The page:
Marine protected areas or no-take zones are areas designated by government where no extractive activity is allowed by law. Such activity includes hunting, fishing, logging, mining and drilling. These zones do not just apply to areas of water on certain oceans but also to bodies of water on land such as certain lakes or rivers. Unfortunately, these zones are often rare as sporting or commercial fishing often make up a large percentage of industry for coastal areas. No-take zones are often used to protect the spawning grounds for different marine life to prevent population extinction and conserve wildlife.
Due to current issues such as overfishing, the surreal amount of plastic in the ocean and decaying coral reefs; the importance of these protected areas are becoming more necessary as we progress through the 21st century. Therefore, it is integral that the benefits of these zones are understood so that we can increase their use and help protect marine life from further degradation.
One of the major benefits of marine protected areas is obviously the increase in population size for all marine life. With nature allowed to reinstate itself, a healthy ecosystem is allowed to reform for the most part. These pockets of sustainable life help repair an ocean which is currently being riddled with plastic and overfished.
Some may feel that this is a considerable loss for the fishing industry or unfair to isolated fishing villages with no other source of livelihood. However, this is not the case at all. In time, as the population sizes grow in these marine protected areas, spill over occurs where different populations of marine life start to migrate. Therefore, allowing the continued fishing of these different species in the non-protected areas whilst also allowing a sustainable area to thrive.
Currently, only 2.7% of the ocean globally is protected. Protected areas are sporadically increasing however, with areas such as the Great Barrier Reef to smaller areas consisting in and around the United Kingdom. An atlas overview of the different areas can be found here.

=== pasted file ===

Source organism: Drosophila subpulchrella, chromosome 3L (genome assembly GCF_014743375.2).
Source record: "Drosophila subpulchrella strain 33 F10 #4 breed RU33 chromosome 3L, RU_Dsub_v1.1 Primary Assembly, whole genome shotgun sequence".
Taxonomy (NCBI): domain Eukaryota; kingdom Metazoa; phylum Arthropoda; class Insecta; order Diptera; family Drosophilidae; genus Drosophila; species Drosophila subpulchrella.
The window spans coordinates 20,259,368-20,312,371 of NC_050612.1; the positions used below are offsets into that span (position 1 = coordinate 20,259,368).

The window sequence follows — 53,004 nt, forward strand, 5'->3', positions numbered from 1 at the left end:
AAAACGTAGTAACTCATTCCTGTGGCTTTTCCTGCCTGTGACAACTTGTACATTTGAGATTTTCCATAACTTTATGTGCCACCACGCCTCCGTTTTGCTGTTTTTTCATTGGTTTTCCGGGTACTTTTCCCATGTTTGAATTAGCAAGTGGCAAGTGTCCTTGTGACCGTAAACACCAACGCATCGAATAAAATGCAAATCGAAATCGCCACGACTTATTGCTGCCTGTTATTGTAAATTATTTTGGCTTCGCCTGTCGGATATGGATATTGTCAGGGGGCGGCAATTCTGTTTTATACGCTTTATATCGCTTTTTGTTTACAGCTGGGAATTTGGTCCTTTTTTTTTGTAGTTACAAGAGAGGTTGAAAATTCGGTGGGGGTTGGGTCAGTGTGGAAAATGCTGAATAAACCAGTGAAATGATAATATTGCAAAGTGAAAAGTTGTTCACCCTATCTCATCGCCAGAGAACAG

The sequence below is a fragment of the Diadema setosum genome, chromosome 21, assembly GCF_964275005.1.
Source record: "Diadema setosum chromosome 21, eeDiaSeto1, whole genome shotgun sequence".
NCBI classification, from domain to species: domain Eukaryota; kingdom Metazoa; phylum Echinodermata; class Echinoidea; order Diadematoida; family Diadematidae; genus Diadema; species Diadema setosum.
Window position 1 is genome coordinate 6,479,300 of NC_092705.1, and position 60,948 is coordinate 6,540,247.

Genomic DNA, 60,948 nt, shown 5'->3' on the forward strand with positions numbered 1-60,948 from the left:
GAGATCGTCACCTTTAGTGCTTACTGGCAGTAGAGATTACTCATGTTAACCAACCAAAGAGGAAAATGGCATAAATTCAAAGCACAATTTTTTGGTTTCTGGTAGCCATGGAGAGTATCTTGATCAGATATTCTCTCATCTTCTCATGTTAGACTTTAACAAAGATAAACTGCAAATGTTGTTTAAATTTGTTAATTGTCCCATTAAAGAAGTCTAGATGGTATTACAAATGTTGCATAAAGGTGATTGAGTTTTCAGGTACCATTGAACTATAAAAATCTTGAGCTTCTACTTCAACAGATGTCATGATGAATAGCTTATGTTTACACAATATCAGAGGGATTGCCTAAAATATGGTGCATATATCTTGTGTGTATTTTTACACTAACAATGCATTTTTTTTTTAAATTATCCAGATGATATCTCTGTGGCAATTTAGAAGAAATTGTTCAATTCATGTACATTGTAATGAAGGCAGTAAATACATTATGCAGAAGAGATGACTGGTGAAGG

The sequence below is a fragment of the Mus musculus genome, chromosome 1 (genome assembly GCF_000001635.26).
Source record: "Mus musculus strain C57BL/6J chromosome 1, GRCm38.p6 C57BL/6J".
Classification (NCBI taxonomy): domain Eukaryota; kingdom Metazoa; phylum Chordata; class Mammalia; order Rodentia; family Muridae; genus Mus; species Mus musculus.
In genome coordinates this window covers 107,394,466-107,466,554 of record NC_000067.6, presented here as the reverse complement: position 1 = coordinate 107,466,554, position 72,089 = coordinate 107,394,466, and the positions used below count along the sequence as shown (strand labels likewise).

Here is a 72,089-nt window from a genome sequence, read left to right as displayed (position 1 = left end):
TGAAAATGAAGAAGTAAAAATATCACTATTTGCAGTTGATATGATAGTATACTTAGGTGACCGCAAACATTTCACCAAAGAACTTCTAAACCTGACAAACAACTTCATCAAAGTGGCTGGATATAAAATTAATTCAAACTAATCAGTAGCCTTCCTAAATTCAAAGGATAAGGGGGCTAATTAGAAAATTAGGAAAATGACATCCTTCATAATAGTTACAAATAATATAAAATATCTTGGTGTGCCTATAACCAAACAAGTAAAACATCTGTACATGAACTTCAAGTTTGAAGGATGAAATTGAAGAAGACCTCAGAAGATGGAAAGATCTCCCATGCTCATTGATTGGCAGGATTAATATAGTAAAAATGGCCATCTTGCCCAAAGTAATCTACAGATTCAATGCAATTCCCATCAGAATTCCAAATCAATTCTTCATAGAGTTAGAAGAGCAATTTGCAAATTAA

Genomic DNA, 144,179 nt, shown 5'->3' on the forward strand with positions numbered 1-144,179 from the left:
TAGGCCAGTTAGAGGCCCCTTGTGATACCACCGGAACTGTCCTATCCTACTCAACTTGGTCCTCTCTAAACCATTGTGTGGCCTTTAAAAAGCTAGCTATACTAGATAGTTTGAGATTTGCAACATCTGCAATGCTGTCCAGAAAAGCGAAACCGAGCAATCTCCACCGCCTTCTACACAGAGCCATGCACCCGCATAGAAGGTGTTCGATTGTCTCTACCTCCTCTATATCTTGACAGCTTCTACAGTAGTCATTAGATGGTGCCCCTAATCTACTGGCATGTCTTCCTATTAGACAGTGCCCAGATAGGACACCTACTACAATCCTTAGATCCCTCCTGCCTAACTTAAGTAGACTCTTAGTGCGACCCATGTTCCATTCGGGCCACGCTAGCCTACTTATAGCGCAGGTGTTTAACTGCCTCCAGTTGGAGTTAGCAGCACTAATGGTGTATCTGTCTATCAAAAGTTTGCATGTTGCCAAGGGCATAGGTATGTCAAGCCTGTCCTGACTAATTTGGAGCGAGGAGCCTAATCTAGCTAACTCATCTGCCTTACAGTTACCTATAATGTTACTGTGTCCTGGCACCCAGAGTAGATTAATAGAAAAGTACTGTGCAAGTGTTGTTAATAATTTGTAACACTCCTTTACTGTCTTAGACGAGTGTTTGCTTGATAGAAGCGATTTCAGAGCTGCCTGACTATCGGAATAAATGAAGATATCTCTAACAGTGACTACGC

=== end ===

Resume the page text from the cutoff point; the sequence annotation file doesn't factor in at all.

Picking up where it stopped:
In summary, as information on climate change continues to spread, one thing that is certain is that we need to start living more cooperatively with nature because if we continue to progress destructively without thought for other life then this will ultimately be the very thing which stops our progression altogether.
There is a rising concern among parents and teachers with children experiencing what has been deemed Eco-anxiety. If you would like to learn more about this phenomenon, more detail can be found in a previous post.
In recent news, people are looking into ways to help alleviate this anxiety and create a more assured confidence in the next generation. National Geographic has provided a list of different solutions others may want to try if they know children experiencing this type of anxiety:
Community activities – This can help bring people together and share ideas or inspirations into the small changes than can do to help the planet and alleviate their own anxiety.
Being prepared – Assure them that nations put plans in place for natural disasters caused by climate change and other phenomenon.
Discuss what we can do – Reassure them that officials and scientists worldwide are tirelessly researching and discussing different solutions to the many complex problems climate change presents.
Learning and experience – Teaching children about the wonders of the natural world whilst taking them on days out in woodlands or national parks can help inspire and create a passion for learning about the environment whilst developing a strong attachment to nature.
The past decade has witnessed an increased use of drone technology within different environmental roles. From farmers to scientists, drones are now being used to reduce farming costs or help survey plant and animal populations in remote areas. Below is a short list consisting of the different tasks drones can be used to help the environment and scientific research.